"The possession of the valuable by the valiant'

"The possession of the valuable by the valiant'

I always enjoy reading Krugman’s NY Times pieces.  It’s nice to see that his economic theories are being painfully validated in light of the Great Recession.  His most recent piece, How Did Economist Get It So Wrong, outlines the shift from the hard learned lessons of the Great Depression, how economist then forgot these very lessons thanks in large part to the University of Chicago, and how we’re now in 2009 learning to deal with them again. 

“When it comes to the all-too-human problem of recessions and depressions, economists need to abandon the neat but wrong solution of assuming that everyone is rational and markets work perfectly,” states Krugman. 

Yet I continually get the sense from Krugman’s writings that the problems we’re facing are simply scientific.  As if what we really need to do is to have a better analysis of the problem and create better tools for understanding economic data. 

Didn’t John Ruskin, by comparison in his Unto This Last, get to the heart of the issue when he quoted a famous economist of his time? “It is indeed true that certain advantages of a general nature may be obtained by the development of social affections.  But political economists never professed, nor profess, to take advantages of a general nature into consideration.  Our science is simply the science of getting rich.  So far from being a fallacious or visionary one, it is found by experience to be practically effective.  Persons who follow its precepts do actually become rich, and person who disobey them become poor.  Every capitalist of Europe has acquired his fortune by following the known laws of our science, and increases his capital daily by an adherence to them.  It is vain to bring forward tricks of logic, against the force of accomplished facts.  Every man of business knows by the experience of how money is made, and how it is lost” (“The Veins of Wealth,” italics mine).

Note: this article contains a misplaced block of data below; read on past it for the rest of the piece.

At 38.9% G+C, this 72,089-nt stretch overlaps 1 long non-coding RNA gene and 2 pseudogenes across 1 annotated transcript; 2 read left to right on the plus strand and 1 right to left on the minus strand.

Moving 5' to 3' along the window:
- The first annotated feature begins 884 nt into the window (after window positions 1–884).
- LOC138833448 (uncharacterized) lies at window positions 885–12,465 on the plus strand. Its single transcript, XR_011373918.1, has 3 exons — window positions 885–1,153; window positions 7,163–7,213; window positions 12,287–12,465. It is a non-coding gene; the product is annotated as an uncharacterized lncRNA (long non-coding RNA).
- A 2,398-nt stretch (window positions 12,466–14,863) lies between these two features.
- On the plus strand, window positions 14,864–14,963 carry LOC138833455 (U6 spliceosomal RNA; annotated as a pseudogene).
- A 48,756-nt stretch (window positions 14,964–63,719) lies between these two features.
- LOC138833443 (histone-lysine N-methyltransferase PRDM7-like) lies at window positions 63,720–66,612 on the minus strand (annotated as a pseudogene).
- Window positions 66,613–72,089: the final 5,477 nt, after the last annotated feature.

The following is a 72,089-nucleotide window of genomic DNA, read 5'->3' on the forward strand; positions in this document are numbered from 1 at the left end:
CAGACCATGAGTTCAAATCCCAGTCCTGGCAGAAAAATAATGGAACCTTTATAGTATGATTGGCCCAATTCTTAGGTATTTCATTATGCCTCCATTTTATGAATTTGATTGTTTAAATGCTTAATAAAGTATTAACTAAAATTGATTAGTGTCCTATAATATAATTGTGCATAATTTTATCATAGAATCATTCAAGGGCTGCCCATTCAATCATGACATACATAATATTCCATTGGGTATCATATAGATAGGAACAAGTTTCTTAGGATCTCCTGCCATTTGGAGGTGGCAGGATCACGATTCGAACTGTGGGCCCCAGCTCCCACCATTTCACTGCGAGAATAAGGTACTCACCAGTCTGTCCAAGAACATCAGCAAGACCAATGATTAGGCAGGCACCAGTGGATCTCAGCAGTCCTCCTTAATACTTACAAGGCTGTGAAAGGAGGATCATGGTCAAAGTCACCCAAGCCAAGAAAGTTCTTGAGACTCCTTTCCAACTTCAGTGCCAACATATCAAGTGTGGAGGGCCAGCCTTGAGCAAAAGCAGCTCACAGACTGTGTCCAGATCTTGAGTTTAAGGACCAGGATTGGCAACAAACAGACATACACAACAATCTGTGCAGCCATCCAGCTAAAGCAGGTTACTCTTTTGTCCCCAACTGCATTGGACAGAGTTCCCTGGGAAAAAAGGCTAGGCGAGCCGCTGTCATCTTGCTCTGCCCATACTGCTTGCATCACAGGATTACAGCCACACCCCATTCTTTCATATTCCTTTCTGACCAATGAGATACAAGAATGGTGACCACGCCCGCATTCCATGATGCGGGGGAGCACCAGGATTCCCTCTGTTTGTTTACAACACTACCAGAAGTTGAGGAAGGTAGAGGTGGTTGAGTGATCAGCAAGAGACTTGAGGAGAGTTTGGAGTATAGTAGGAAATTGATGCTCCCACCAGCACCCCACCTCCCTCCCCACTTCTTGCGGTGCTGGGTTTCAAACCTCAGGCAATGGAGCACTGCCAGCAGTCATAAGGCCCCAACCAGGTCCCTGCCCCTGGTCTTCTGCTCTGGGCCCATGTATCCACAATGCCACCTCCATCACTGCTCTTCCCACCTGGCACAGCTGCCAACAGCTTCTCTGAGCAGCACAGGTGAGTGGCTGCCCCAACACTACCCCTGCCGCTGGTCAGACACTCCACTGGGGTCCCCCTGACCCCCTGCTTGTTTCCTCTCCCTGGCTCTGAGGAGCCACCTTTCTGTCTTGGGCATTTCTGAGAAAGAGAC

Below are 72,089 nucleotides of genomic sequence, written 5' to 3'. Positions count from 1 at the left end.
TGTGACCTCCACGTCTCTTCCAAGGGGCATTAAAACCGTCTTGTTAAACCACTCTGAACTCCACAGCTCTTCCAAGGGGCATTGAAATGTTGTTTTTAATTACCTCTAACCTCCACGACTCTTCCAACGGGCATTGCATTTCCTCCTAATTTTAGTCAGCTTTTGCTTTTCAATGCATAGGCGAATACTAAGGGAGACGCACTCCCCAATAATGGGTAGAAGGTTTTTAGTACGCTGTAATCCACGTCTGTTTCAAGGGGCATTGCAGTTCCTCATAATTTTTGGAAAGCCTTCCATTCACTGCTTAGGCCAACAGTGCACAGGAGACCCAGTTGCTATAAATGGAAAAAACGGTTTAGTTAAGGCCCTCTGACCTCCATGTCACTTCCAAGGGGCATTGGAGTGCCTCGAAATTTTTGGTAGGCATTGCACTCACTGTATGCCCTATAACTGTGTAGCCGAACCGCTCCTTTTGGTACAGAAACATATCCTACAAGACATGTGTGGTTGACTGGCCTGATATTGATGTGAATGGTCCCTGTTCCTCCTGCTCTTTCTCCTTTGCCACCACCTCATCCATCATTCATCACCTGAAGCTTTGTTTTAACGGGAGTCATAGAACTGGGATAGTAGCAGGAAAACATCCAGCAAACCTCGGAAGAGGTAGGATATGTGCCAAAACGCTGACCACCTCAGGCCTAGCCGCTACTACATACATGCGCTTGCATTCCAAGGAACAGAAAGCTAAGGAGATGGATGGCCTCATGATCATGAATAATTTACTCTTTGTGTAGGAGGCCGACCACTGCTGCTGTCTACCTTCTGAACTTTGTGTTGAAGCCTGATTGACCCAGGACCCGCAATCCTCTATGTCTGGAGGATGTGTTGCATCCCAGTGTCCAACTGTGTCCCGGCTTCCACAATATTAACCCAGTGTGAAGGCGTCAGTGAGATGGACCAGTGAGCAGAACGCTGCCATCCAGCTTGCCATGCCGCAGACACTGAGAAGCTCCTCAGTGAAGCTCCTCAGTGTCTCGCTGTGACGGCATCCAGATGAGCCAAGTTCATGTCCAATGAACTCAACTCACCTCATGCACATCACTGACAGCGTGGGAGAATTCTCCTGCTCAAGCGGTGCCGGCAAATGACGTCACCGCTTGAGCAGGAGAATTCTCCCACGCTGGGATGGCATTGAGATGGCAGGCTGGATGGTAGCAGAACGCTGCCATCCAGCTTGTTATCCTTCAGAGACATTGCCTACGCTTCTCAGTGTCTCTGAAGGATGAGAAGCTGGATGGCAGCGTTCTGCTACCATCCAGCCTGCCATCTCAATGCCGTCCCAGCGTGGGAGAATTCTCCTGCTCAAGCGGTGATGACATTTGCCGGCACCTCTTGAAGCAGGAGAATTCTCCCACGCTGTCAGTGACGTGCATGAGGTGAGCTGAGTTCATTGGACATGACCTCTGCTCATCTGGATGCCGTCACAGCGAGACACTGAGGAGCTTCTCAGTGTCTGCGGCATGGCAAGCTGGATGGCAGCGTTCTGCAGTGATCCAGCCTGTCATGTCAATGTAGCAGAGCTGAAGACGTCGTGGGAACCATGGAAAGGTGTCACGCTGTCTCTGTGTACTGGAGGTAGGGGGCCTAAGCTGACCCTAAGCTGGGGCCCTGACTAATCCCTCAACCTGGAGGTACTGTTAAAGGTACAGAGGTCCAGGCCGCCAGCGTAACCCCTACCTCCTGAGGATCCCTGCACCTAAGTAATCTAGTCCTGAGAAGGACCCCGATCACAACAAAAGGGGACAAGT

Ruskin at least had the foresight to see that the issues isn’t a matter at looking at the numbers wrong, but about the cultural impact.  It’s not an issue of good honest mistakes, but a deliberate attempt to usher in capital for a select few. 

True, Krugman does speak about the 90’s and how the world experienced an influx of graduates wanted to go into finance instead of law, politics, etc. simply because it paid better (at least I remember him saying something to this effect) and he has been critical of the executives who pretty much got off scot-free, with perhaps a slap on the wrist.  Yet Ruskin, for better or worse, outlines another vision; a vision that will at least offer an alternative to the dominant mode.  He’s not naive enough to think that just because we can act as better  human beings that we necessarily will.    Some people are just plain nasty or in Ruskin’s speech, lack honor, and this is the economic data that I would love to see Krugman address more often.

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